An Interesting Valentine’s Option

“The gift of a knife shows that you trust her and love her,” was the basic sense of the commercial on the radio. I blinked, then had to agree. No one in their right mind* gives someone edged (or other) weapons as a gift unless they believe that said tools won’t be used against the giver.

Brigit, over at Mausers and Muffins, has done “things not to get your beloved for Valentines Day” in the past. Let’s just say that there are women who like stuffed animals and un-requested appliances. And then there are the women who prefer Hoppes 9 to Royal Secret when it comes to perfumes. A wise man knows which one is his light-of-love and plans accordingly. Continue reading

Books That Shape You

No, not that one about weight-lifting that made everything click, or the aerobics instruction guide. 😛

I’m thinking of titles that were just what you needed at a certain point in your life, or that served as a touchstone (perhaps still do), or inspired you to hold on more tightly and try one more time (“Mary Ellen Carter” books). They might be associated with a religion, or perhaps not. Continue reading

The Ramblin’ Soldier

I was listening to the sound track to Sharpe’s Rifles while driving to and from Day Job, and musing on the Napoleonic Wars and the men who fought in them. I’d also assigned some readings on South America in the period between 1800-1830. One of those excerpts mentions in passing the role of the English (and other) mercenaries in the wars of liberation against Spain.

People got around! For whatever reason, veterans of the wars against Napoleon turn up all over Latin America, in India, probably in Africa, in the US and Canada and elsewhere . . . wherever there was work, adventure, the prospect of money, or just because. I suspect the same is true today, perhaps on a lesser scale because (one hopes) Western military service no longer ends with a pat on the back, a small payment, and being turned out to make one’s own way without any support or training for the civilian world. Continue reading

He Never Returned, and He Never Returned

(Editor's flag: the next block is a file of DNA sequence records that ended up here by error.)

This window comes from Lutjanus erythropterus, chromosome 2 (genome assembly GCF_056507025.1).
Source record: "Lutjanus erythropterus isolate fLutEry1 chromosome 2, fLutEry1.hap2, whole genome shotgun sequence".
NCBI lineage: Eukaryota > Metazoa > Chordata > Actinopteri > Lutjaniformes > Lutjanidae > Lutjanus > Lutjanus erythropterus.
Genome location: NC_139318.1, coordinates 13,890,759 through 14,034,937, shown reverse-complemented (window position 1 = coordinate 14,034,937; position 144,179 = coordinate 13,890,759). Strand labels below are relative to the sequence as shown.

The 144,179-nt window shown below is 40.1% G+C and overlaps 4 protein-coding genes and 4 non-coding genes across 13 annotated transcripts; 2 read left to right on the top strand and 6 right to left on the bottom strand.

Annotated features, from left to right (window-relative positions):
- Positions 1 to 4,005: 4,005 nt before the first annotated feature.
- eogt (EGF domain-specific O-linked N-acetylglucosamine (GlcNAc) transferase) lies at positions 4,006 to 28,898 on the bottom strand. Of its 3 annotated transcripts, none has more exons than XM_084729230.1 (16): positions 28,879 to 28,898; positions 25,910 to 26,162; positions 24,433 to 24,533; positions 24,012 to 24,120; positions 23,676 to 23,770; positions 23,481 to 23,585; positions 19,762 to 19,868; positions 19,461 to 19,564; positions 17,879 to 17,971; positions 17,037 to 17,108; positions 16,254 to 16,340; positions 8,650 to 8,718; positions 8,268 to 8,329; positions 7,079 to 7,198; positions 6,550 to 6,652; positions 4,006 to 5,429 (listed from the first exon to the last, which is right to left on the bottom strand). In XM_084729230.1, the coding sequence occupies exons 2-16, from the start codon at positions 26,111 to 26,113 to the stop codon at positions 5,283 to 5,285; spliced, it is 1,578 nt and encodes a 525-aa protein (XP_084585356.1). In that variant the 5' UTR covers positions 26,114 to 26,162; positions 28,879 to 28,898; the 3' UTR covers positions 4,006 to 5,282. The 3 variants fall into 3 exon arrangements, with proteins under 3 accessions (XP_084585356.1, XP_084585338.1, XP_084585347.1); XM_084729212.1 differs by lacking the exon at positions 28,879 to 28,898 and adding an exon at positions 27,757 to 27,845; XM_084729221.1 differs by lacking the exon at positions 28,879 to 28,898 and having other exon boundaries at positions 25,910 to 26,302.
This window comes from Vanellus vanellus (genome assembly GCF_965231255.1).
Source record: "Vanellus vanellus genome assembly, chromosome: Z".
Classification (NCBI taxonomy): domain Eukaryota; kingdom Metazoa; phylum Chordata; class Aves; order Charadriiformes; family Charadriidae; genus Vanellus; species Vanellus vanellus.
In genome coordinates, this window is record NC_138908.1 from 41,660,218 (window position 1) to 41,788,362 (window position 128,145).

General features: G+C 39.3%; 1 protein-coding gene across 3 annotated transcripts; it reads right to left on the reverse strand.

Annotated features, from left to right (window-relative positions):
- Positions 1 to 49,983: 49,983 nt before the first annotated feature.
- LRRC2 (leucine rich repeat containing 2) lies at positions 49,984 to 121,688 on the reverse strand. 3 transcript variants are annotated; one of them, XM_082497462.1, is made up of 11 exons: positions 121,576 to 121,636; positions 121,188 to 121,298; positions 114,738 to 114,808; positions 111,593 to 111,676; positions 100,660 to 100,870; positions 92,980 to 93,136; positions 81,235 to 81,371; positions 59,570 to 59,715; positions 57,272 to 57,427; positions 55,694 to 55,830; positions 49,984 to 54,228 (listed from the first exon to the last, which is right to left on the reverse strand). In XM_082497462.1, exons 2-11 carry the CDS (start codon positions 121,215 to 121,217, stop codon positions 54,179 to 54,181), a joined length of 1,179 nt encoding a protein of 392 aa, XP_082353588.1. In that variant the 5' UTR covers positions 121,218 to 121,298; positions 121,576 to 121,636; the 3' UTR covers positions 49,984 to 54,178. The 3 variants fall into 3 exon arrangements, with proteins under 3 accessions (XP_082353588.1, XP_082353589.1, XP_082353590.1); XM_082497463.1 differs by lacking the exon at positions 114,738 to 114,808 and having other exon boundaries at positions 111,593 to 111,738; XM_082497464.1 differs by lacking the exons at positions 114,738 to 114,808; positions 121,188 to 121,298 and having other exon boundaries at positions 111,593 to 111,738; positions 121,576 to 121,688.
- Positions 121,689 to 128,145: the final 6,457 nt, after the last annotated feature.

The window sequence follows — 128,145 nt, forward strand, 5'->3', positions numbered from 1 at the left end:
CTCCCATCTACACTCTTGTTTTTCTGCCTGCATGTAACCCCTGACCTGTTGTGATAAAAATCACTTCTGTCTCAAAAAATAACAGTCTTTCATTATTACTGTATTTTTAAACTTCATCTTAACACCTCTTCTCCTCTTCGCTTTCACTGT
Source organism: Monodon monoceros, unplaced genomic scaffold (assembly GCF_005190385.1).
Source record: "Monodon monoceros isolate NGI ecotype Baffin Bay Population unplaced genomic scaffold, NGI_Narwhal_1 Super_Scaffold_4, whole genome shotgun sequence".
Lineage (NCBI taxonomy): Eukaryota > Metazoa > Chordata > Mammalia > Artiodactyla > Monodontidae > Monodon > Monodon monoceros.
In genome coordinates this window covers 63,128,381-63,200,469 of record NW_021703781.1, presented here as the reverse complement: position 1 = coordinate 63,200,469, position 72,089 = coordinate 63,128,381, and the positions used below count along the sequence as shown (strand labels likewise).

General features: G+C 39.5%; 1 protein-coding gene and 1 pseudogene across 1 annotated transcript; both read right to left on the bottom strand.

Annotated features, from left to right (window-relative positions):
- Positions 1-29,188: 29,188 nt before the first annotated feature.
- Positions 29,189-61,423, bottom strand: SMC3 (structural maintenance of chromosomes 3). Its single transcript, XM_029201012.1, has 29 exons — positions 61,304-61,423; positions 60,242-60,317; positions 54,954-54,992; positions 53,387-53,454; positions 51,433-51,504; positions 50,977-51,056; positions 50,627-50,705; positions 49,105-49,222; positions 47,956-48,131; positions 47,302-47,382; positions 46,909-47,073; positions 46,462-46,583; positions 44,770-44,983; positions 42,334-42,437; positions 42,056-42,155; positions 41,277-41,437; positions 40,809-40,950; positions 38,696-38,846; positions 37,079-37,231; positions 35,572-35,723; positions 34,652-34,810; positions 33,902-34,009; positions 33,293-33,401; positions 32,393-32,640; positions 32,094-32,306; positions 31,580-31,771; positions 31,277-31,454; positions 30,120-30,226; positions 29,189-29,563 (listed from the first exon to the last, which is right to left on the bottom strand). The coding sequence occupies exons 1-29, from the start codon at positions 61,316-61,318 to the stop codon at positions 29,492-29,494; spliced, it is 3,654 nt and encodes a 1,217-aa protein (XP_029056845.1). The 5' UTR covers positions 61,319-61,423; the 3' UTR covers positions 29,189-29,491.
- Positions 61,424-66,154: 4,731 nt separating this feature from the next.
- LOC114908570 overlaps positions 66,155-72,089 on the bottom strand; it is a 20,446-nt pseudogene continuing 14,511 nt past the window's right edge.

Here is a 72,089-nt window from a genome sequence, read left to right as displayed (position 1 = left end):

If you are of a certain age and musical inclination, you know the rest of the chorus, and the story of Charlie on the MTA.

Bob Shane, one of the founders of the original Kingston Trio, passed away late last month. He was 85. I grew up listening to their LPs, of which Mom and Dad Red had many, along with music by Odetta, the New Christie Minstrels, Ian and Sylvia, the Limelighters, and other “folk” groups from the 50s and 60s. I didn’t get all of the asides and jokes, and Mom had to explain a few of them, or just said, “Later, dear.”

I really liked their live recordings, because of the banter and joking, and the wit. They were not really folk musicians like Alan Lomax, Jean Ritchie, and others, because they wrote a number of their songs, but they became the folk music of the time, and they captured the sense of the old ballads and bawdy songs. “Charlie on the M.T.A.”, “Scarlet Ribbons*,”Zombie Jamboree,” “John Birch Society,” and others still play in my head from time to time. Some were social commentary (“Which Hat Shall I Wear,” “John Birch,”) but they were also humorous.

Here’s a slightly bawdy number, with a verse that could never make it on radio today:

And of course, poor Charlie, forever trapped beneath Boston’s streets:

 

And one of my favorites:

*Just who composed “Scarlet Ribbons” was settled by a lawsuit between Jean Ritchie and David Guard of the Trio.

 

Called to the Council is Live

Return once more to the world of Shikhari and the adventures of Auriga “Rigi” Bernardi, Martinus, and friends!

Trouble simmers on Shikhari. Tension among the Staré spills into the human world, and a change in human leadership signals possibilities good or dire. When a hunting trip becomes a running battle, Rigi finds herself pulled into a Game. A Game she dare not lose.

Wife, Mother—Huntress, Wise. Rigi and her allies must tread warily. If only to avoid misplaced stuffed animals, and wildlife that doesn’t know when to stay away.